Alexandra Duncan

Science Fiction. Fantasy. Feminism.

ANAGRAMS, GIVEAWAYS, AND AUTHOR ENVY

Over at the Friday the Thirteeners blog, we're doing a giveaway to celebrate our namesake day. Each of us named one book in our own writing genre that we wish we'd written, and the lucky winner, chosen at random from among the entrants, will receive all the books on the list we've complied:

WHITE CAT by Holly Black and HEIST SOCIETY by Ally Carter (from Natalie)
BATTLE ROYALE by Koushun Takami
(from Elsie) 
PARANORMALCY by Kiersten White (from Shannon) 
WINTERGIRLS by Laurie Halse Anderson (from Brandy) 
THE HUNGER GAMES by Suzanne Collins (from Mindy) 
ANNA DRESSED IN BLOOD by Kendare Blake (from Jenn)
UNDER THE NEVER SKY by Veronica Rossi (from Erin)
HOW I LIVE NOW by Meg Rosoff (from April) 
THE ADORATION OF JENNA FOX by Mary E. Pearson (from Alexa) 
SHADOW AND BONE by Leigh Bardugo (from Ellen) 
THE SCORPIO RACES by Maggie Stiefvater (from Kasie) 
TIGER LILY by Jodi Lynn Anderson (from Megan)
(Actually, I really wish I had written WHITE CAT and HOW I LIVE NOW, too. And WINTERGIRLS. And THE HUNGER GAMES. I have a lot of author envy. Maybe too much, since I've just named every book on that list that I've actually read.)

I chose THE ADORATION OF JENNA FOX, because I think it embodies everything a science fiction novel can offer its readers. It has compelling characters and a driving mystery, but it also brings up fundamental questions about what it means to be human. Many people think of science fiction as spaceships, aliens, and cold theory, but I think science fiction is at its best when it uses scientific elements to extrapolate what our own future would be like and make us question what that future would mean for us as human beings.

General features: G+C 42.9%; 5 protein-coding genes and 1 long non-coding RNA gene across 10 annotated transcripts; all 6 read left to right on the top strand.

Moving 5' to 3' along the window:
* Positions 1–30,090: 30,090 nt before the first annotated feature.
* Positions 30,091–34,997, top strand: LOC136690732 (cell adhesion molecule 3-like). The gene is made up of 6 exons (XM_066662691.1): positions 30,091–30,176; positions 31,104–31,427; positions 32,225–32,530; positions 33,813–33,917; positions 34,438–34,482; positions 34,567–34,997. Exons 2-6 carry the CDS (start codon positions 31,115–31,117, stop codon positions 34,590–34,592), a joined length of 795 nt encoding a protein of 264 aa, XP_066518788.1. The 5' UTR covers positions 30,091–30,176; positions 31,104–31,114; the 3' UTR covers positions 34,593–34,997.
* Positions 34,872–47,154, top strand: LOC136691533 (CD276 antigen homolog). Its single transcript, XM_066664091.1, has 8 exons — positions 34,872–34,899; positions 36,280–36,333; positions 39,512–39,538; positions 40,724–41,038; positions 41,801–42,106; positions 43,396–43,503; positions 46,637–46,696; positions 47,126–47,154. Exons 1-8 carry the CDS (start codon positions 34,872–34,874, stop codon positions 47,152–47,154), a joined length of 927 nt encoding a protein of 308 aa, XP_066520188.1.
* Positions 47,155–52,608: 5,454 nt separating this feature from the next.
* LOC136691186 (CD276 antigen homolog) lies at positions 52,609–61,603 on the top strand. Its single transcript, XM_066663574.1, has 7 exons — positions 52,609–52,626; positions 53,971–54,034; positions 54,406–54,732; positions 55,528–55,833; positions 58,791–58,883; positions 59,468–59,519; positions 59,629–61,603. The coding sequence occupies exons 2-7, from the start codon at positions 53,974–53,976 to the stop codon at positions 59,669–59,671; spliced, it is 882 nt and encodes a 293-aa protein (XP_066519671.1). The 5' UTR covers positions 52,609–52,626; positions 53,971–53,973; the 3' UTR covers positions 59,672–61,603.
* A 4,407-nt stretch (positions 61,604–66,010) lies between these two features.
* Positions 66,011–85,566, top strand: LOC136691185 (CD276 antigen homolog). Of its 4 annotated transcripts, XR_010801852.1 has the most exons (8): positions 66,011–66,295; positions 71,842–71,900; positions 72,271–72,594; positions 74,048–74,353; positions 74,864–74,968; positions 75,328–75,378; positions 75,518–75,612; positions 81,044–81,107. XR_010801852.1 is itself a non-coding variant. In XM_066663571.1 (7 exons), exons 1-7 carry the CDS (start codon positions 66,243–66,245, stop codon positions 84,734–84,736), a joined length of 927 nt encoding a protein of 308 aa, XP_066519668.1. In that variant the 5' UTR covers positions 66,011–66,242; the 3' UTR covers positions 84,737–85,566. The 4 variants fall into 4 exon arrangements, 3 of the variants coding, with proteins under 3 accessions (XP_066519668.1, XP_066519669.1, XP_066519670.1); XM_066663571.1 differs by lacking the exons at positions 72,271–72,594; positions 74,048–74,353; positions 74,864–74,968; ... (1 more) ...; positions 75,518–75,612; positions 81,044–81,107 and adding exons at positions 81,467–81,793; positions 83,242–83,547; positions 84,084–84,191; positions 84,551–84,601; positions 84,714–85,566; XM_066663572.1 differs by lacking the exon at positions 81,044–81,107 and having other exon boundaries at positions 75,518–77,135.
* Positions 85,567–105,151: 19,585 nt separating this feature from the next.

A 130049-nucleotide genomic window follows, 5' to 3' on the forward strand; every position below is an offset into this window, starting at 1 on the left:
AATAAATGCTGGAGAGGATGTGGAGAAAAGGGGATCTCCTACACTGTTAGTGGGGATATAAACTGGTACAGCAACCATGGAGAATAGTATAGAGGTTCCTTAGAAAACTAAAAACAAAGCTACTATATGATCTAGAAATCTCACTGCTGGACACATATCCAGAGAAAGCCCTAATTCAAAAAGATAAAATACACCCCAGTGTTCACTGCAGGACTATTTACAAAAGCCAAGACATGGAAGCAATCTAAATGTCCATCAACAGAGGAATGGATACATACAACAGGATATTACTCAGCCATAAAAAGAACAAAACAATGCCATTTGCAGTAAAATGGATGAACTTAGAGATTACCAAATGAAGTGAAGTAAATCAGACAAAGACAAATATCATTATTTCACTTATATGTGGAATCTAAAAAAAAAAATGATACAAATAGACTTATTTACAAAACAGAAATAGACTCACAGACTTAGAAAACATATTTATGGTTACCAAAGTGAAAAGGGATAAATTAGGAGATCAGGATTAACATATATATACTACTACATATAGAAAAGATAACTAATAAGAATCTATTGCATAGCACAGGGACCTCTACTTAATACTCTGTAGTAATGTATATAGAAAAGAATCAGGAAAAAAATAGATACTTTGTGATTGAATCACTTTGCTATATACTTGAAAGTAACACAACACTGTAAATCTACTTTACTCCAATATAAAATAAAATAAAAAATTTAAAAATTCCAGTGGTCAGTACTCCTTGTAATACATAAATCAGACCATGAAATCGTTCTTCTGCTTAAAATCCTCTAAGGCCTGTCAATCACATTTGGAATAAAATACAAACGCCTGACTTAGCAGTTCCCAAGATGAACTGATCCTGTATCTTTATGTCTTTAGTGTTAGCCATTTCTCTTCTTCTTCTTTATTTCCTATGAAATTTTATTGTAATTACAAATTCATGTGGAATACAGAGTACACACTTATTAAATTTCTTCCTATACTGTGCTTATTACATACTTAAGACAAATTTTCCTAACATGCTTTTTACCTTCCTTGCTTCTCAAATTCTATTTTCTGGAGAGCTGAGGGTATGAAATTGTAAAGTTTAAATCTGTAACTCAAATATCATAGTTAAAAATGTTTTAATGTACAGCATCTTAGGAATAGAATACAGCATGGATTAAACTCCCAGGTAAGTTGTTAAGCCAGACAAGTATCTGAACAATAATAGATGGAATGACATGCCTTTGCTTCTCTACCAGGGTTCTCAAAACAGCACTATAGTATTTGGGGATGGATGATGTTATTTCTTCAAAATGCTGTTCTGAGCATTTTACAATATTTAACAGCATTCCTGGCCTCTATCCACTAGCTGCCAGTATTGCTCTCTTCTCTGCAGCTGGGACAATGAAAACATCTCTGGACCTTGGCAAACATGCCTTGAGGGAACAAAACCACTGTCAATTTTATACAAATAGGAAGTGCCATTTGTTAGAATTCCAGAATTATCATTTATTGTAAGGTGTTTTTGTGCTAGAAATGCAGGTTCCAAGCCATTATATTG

What, you may ask, does any of this have to do with anagrams? Not a lot, really. Except that someone let us near an online anagram-maker, and of course, being writers, we plugged our own names, and then the names of our books. There are a surprisingly large number of words you can make with the letters in my name, but my favorite ended up being "Duenna Lax-Canard," because it sounds vaguely like a real name, and I love the ideal of a careless duck. We all ended up making fake covers or, in my case, fake author photos for ourselves. Then we decided to give away some books so that it didn't just look like we had gotten carried away playing with Photoshop and anagram machines.

Some of my fellow Thirteeners have mad Photoshop skills and made frighteningly professional-looking fake covers. My lack of Photoshop forced me to go a little more low-tech, but I did manage to frighten Jeremy by putting my hair in a beehive, drawing very pointy eyebrows on myself, trading my real glasses for a pair of 3-D shades stolen from the movie theater, and donning a truly magnificent houndstooth cape we found at Goodwill one time, all despite our house being about 95 degrees.

As Jeremy says sometimes, thank goodness we married each other. I don't know how many other people would put up with me traipsing around in capes and demanding to have my fake author photo taken at dinner time.

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